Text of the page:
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Kunal Chowdhury is a Microsoft MVP (Most Valuable Professional) in Windows Platform Development, Telerik MVP and Insiders, a Codeproject Mentor, DZone's MVB (Most Valuable Blogger), Speaker in various Microsoft events, Author, passionate Blogger and a Software Engineer by profession. He shares his technical findings in his Blog: He is also available in Twitter: Kunal is a DZone MVB and is not an employee of DZone and has posted 16 posts at DZone. You can read more from them at their website. View Full User Profile

Debugging Code Efficiently in Visual Studio with the DebuggerDisplay Attribute

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It is sometime difficult when you have a bunch of properties exposed from a class and you just need few of them while debugging a code block. Sometimes it becomes even more complex when you have a collection of that class.

Is there any easiest way to improve the code debugging in Visual Studio? Yes, there is. In this post we are going to learn this technique if you have never used it yet.

Code debugging is not a child’s play and it’s becomes difficult when debugging a code written by someone else. In such case, if your boss assigns a bug to you and asks to fix as priority basis, it may come as thunderstorm. While debugging the code, you notice that it’s an issue in a collection where the values are not properly assigned, you have to break your head pinning the items in the Visual Studio debugger and checking individual properties/variables in multiple levels. Just think about a scenario like this:

Debugging individual item in a Collection

In the above scenario, you have to go thru individual items to check whether the collection has proper data assigned to it. Isn’t it a difficult job? Yes it is. So, what’s the approach? Can’t we simplify this in Visual Studio? Have you ever think these when you debugged through your code?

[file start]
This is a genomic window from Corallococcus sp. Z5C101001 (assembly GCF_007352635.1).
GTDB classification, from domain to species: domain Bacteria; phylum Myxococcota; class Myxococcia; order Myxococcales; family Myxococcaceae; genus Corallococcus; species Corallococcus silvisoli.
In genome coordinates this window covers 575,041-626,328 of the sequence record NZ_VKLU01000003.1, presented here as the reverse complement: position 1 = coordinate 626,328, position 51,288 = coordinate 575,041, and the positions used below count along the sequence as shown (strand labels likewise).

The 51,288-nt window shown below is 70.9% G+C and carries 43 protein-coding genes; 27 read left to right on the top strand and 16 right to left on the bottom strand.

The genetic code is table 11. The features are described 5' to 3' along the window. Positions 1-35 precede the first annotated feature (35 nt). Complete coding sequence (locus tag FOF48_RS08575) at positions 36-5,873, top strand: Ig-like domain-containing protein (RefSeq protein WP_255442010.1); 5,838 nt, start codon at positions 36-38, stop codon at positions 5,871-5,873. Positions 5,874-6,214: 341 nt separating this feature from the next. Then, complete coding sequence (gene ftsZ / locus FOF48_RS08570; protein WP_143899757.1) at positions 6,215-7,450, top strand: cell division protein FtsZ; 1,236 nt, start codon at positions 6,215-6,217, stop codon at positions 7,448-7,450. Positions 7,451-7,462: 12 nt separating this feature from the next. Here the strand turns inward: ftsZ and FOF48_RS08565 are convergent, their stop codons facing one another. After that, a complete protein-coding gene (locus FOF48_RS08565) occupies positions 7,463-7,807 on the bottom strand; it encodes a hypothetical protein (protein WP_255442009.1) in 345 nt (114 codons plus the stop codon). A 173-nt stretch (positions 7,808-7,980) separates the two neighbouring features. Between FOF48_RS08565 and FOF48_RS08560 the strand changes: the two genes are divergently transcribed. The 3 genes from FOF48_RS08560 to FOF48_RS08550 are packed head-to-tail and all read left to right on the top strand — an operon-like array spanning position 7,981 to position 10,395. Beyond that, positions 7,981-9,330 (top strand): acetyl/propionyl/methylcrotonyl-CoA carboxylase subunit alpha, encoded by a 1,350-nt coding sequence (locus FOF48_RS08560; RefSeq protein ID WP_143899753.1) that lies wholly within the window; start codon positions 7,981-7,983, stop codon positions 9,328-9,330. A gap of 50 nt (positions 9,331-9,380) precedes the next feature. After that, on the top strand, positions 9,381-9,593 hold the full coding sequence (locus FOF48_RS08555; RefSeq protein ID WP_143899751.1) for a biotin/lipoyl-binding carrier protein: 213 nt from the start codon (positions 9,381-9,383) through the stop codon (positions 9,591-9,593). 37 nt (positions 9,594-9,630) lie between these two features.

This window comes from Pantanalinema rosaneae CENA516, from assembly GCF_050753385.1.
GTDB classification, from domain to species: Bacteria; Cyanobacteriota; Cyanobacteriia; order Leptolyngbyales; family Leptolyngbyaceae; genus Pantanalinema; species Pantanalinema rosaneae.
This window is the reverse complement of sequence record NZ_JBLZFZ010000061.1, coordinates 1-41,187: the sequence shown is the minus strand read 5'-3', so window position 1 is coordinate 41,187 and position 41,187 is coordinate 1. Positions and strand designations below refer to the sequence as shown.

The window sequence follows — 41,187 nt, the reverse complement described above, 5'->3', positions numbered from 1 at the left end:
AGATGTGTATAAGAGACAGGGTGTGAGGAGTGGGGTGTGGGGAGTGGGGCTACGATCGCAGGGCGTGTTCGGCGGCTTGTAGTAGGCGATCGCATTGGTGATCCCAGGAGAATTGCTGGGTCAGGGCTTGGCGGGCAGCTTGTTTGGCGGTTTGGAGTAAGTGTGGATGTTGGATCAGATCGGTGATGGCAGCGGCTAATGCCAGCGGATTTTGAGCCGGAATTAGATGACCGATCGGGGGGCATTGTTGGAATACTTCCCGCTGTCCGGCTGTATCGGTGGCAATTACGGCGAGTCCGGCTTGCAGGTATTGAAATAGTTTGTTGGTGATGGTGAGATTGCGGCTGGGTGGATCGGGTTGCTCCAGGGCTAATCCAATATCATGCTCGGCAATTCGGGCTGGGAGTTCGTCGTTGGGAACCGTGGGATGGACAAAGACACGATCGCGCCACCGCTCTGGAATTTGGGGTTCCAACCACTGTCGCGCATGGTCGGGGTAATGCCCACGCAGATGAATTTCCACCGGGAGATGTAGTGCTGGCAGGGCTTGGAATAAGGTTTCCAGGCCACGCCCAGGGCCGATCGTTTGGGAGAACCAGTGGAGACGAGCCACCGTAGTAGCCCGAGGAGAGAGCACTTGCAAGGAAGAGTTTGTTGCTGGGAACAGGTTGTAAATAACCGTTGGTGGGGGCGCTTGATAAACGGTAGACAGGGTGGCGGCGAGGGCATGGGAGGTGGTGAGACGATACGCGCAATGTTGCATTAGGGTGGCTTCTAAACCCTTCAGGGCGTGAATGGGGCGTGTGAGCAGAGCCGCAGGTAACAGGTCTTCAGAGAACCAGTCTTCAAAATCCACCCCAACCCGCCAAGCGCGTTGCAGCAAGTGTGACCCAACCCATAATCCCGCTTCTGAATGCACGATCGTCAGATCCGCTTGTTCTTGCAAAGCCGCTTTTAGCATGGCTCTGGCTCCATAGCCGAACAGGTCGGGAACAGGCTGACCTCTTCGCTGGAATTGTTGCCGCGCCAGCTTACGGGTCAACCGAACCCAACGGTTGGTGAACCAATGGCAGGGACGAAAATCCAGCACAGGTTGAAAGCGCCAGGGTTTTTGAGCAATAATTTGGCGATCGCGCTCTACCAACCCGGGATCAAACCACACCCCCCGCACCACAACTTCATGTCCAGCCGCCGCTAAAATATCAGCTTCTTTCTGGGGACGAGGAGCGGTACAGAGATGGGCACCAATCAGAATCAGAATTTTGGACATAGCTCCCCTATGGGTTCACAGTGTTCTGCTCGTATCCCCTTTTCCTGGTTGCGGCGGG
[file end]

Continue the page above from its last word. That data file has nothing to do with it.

Ok, let’s see how we can simplify this. To begin with, we will first go and create a simplest class called “Person” with three properties in it named “Firstname”, “Lastname” and “Age” as mentioned in the following code snippet:

Person class

Once your class is ready, create an instance of the class and populate the values in it. Now let’s debug through the code and see how we generally debug the Person object here:

Debugging Person Object in Multiple Levels

As shown above, we are expanding the object to check the property values. As it’s a simple object, we might find it good but think about a scenario having multiple properties and variables inside it. Debugging that becomes very difficult that you already know.

To solve this problem, there is an attribute named “DebuggerDisplay” present in the “System.Diagnostics” namespace which determines how a class of field displays in the debugger window. You need to add this attribute to the class level with properly formatted with the values that you want to display.

Here is an example of what we want to display for the class:

Setting a DebuggerDisplay Attribute to the Person Class

The value inside the { } defines the property that you want to show in the debugger window. Thus running the code now will display the Firstname, Lastname and Age properties formatted properly in the class level and you don’t have to dig through the object to find out the actual value.

Here is a snapshot of what you will see after running this code with DebuggerDisplay attribute set:

Debugging Person Object with Display Values in First Level

As I mentioned earlier, it is quite helpful when debugging a collection of objects where you want to check few properties without digging each individual objects. Debugging a collection of objects now inside the debugger window will display them well structured in proper format as shown below:

Debugging a Collection of Objects using the DebuggerDisplay Attribute

This way, you don’t have to check out each and individual object by expanding it. You will see them all aligned properly. This now made my life easy in the breakpoints. I hope that the post was useful and will help you while debugging your code inside Visual Studio IDE.

Published at DZone with permission of Kunal Chowdhury, author and DZone MVB. (source)

(Note: Opinions expressed in this article and its replies are the opinions of their respective authors and not those of DZone, Inc.)


Arthur Gorr replied on Wed, 2013/02/13 - 11:00am

I have been debugging code in Visual Studio for many years and recognize the pain here.  I never knew about DebuggerDisplay.  This looks awesome and I will add to my tools quiver.  Thank you. I love learning productivity tips!

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